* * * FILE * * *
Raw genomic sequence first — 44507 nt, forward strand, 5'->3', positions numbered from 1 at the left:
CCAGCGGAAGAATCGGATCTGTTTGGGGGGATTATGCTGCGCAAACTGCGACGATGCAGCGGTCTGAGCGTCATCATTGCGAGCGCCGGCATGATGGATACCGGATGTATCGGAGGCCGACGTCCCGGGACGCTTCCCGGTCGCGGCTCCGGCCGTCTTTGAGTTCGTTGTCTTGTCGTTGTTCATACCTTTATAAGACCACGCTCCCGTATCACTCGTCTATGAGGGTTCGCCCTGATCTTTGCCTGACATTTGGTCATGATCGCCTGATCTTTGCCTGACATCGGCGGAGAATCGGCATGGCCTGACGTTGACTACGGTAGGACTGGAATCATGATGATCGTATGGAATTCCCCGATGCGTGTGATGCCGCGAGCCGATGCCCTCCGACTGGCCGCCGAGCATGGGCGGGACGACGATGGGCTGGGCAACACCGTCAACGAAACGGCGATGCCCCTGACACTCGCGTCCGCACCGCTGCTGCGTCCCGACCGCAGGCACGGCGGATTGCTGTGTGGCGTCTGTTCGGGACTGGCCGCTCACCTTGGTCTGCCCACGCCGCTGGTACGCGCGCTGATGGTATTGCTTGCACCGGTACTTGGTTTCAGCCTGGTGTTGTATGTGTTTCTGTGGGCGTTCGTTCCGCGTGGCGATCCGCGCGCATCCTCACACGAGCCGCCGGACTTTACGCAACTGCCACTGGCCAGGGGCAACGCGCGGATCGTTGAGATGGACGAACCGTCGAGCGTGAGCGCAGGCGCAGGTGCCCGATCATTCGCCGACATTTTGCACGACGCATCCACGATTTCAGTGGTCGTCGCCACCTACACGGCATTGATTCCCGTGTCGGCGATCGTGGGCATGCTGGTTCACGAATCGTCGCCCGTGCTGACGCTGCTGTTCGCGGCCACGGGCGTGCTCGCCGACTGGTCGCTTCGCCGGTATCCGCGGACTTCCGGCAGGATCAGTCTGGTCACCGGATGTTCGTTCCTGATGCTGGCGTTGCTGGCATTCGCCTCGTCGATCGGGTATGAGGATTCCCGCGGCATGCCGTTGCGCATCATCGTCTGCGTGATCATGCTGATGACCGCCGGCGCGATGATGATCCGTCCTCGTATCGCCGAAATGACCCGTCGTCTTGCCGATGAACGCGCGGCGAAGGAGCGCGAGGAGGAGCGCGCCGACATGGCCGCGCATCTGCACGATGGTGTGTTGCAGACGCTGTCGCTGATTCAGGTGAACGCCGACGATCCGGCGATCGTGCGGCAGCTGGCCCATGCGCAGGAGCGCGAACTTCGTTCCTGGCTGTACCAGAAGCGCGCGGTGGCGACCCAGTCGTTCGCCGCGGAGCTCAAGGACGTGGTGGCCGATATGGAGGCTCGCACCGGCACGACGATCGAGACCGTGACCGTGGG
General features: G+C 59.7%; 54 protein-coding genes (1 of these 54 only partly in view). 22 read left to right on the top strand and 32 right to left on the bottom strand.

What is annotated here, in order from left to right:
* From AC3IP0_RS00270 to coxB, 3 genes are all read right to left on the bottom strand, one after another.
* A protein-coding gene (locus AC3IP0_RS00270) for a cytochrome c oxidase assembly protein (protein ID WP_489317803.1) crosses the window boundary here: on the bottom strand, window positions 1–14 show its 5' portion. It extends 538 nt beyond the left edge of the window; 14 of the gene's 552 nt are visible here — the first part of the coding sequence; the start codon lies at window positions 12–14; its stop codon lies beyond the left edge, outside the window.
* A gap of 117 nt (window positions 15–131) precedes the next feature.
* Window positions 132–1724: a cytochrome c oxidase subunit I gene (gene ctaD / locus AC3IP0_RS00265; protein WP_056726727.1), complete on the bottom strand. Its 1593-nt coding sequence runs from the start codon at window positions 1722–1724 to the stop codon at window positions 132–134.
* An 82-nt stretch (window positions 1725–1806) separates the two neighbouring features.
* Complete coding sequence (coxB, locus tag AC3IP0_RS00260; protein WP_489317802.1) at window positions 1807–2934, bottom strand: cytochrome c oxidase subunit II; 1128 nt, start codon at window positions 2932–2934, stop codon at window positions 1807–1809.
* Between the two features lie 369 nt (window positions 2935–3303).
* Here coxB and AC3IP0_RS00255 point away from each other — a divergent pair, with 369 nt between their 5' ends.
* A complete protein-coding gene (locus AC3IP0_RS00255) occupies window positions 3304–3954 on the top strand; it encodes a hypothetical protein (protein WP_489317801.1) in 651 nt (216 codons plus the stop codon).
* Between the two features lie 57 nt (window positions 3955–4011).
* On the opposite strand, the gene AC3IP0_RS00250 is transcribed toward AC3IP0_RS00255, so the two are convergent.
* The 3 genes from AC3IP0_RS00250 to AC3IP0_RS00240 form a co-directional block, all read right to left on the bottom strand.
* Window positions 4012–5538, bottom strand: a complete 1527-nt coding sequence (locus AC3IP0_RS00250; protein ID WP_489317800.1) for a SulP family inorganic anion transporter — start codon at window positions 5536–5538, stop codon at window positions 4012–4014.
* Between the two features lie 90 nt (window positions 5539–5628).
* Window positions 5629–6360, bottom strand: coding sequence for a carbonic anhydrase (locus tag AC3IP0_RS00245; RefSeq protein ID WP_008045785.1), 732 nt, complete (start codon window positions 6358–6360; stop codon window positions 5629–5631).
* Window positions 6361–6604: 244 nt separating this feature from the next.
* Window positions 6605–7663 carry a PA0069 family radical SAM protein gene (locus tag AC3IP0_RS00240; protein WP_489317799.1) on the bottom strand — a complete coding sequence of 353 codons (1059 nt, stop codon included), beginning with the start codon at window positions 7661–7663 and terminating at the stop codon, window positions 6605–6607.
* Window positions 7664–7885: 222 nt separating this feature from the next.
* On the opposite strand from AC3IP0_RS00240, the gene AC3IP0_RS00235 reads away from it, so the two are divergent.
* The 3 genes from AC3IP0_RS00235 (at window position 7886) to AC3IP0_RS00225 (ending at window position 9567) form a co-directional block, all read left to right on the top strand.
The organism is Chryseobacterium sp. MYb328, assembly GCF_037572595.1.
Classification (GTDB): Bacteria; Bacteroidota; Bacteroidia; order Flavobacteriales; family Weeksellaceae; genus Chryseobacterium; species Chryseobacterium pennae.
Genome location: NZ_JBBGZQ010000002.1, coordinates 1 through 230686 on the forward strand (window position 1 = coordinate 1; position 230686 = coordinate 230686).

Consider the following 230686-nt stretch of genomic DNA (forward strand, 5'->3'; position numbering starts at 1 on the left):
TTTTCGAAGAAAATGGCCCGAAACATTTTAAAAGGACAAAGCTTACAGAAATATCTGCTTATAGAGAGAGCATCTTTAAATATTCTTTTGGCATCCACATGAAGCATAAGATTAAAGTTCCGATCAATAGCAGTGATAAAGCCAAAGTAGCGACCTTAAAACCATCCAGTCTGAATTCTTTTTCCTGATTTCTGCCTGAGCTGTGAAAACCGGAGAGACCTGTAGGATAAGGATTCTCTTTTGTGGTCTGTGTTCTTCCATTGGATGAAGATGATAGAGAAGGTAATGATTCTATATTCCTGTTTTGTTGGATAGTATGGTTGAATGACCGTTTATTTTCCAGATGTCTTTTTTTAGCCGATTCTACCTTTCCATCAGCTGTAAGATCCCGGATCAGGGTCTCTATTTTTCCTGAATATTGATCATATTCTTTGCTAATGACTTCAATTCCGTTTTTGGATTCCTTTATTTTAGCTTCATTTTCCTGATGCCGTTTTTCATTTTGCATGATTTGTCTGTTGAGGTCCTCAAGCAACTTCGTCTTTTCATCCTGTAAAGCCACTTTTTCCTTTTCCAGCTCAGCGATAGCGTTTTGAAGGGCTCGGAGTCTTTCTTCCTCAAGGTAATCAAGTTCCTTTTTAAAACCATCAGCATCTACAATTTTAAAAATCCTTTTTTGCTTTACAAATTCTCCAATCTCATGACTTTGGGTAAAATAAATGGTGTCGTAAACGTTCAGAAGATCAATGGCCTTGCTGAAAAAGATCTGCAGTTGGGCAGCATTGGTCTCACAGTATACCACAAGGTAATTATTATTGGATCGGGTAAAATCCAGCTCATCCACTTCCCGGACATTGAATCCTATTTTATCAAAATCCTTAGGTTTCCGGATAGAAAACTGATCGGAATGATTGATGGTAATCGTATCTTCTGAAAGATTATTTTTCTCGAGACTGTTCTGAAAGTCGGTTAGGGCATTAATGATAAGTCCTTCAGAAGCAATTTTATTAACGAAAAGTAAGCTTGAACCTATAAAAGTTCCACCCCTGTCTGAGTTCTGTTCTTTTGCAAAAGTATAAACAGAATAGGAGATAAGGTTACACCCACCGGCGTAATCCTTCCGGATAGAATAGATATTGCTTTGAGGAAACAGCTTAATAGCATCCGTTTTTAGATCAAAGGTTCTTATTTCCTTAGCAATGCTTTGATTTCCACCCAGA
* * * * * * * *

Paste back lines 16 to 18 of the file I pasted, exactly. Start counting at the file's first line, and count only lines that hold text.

* The 3 genes from AC3IP0_RS00250 to AC3IP0_RS00240 form a co-directional block, all read right to left on the bottom strand.
* Window positions 4012–5538, bottom strand: a complete 1527-nt coding sequence (locus AC3IP0_RS00250; protein ID WP_489317800.1) for a SulP family inorganic anion transporter — start codon at window positions 5536–5538, stop codon at window positions 4012–4014.
* Between the two features lie 90 nt (window positions 5539–5628).